The magazine won’t be overloaded with advertising. They’re selective about advertisers and want to emphasize good content. The goal is to cover a broad array of topics and themes of interest and importance to preppers, such as gardening, alternative energy, alternative health, bartering, mindset and community.
Contributors come from within the preparedness movement who write from their experience and expertise. They’re not writing about theory or regurgitating something from online.
The magazine doesn’t engage in politics. However, they are open about sharing the Christian faith and hope in Christ. They’re not heavy handed about it though.
It’s Joseph’s hope that “Prepare Magazine” will provide excellent value to subscribers. He’s sensitive to the needs of readers. It’s also his desire to help bolster community among preppers.
Find Out More
I’m a subscriber and appreciate what Joseph and his people are doing. There are other publications out there which have useful info for preppers. But for something just a little different, give “Prepare Magazine” a try. Join them as they grow, and you’ll move forward in your preparedness journey, too.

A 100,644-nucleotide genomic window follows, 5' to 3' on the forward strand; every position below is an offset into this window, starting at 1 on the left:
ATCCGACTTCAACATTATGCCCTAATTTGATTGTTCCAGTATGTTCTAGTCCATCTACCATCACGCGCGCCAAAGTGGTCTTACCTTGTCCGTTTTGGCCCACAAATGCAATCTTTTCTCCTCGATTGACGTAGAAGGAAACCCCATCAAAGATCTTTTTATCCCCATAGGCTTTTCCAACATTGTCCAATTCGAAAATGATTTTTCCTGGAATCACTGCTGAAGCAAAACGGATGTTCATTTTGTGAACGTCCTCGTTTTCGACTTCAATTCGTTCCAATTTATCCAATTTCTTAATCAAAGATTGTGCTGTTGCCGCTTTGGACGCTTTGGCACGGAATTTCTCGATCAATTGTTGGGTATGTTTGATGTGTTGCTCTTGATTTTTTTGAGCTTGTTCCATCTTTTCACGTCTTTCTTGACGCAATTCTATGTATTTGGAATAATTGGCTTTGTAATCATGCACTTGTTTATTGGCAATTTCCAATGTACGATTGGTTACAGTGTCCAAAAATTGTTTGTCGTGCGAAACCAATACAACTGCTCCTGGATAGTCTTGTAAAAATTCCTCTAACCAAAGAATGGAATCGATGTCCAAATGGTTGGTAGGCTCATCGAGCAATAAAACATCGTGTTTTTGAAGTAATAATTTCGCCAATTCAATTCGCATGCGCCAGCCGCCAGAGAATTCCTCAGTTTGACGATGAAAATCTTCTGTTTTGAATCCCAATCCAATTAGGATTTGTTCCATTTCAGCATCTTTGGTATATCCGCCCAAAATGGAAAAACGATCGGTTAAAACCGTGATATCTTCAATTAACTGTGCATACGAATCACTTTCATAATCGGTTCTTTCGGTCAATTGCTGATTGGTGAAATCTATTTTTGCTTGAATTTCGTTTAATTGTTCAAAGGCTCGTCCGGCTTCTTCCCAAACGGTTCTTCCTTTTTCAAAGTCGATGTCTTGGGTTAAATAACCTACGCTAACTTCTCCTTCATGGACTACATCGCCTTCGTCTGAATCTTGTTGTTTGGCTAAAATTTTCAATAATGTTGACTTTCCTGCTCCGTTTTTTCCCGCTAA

If you’re already a subscriber, why not leave a comment below and let others know how you like the magazine. Would you recommend it to other preppers? Is there something else you’d like to see the magazine cover?
Decision making is a crucial survival skill which we each need to cultivate. Craig Caudill shares insights on it below.
If you come to a fork in the road, you must make a decision about which way to go. If you are on a path that splits off in numerous directions, you are really in a predicament. This scenario is an example of when Hick’s Law comes into play.